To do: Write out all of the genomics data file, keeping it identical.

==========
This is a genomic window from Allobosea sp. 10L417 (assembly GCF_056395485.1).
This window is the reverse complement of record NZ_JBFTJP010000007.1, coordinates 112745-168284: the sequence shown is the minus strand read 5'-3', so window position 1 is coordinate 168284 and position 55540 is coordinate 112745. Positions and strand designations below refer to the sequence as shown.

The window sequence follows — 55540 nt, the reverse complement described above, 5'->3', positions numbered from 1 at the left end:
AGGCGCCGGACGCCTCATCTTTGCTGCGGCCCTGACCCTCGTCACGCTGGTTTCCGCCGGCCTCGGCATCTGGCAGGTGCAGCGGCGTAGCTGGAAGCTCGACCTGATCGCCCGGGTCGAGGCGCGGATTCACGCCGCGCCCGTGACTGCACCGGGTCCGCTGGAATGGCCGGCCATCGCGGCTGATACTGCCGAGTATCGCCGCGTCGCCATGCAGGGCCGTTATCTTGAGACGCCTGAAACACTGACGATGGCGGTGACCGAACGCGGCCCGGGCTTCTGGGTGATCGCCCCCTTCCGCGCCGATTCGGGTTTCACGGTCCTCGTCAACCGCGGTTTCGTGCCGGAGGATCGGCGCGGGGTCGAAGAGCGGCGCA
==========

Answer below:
This is a genomic window from Allobosea sp. 10L417 (assembly GCF_056395485.1).
This window is the reverse complement of record NZ_JBFTJP010000007.1, coordinates 112745-168284: the sequence shown is the minus strand read 5'-3', so window position 1 is coordinate 168284 and position 55540 is coordinate 112745. Positions and strand designations below refer to the sequence as shown.

The window sequence follows — 55540 nt, the reverse complement described above, 5'->3', positions numbered from 1 at the left end:
AGGCGCCGGACGCCTCATCTTTGCTGCGGCCCTGACCCTCGTCACGCTGGTTTCCGCCGGCCTCGGCATCTGGCAGGTGCAGCGGCGTAGCTGGAAGCTCGACCTGATCGCCCGGGTCGAGGCGCGGATTCACGCCGCGCCCGTGACTGCACCGGGTCCGCTGGAATGGCCGGCCATCGCGGCTGATACTGCCGAGTATCGCCGCGTCGCCATGCAGGGCCGTTATCTTGAGACGCCTGAAACACTGACGATGGCGGTGACCGAACGCGGCCCGGGCTTCTGGGTGATCGCCCCCTTCCGCGCCGATTCGGGTTTCACGGTCCTCGTCAACCGCGGTTTCGTGCCGGAGGATCGGCGCGGGGTCGAAGAGCGGCGCA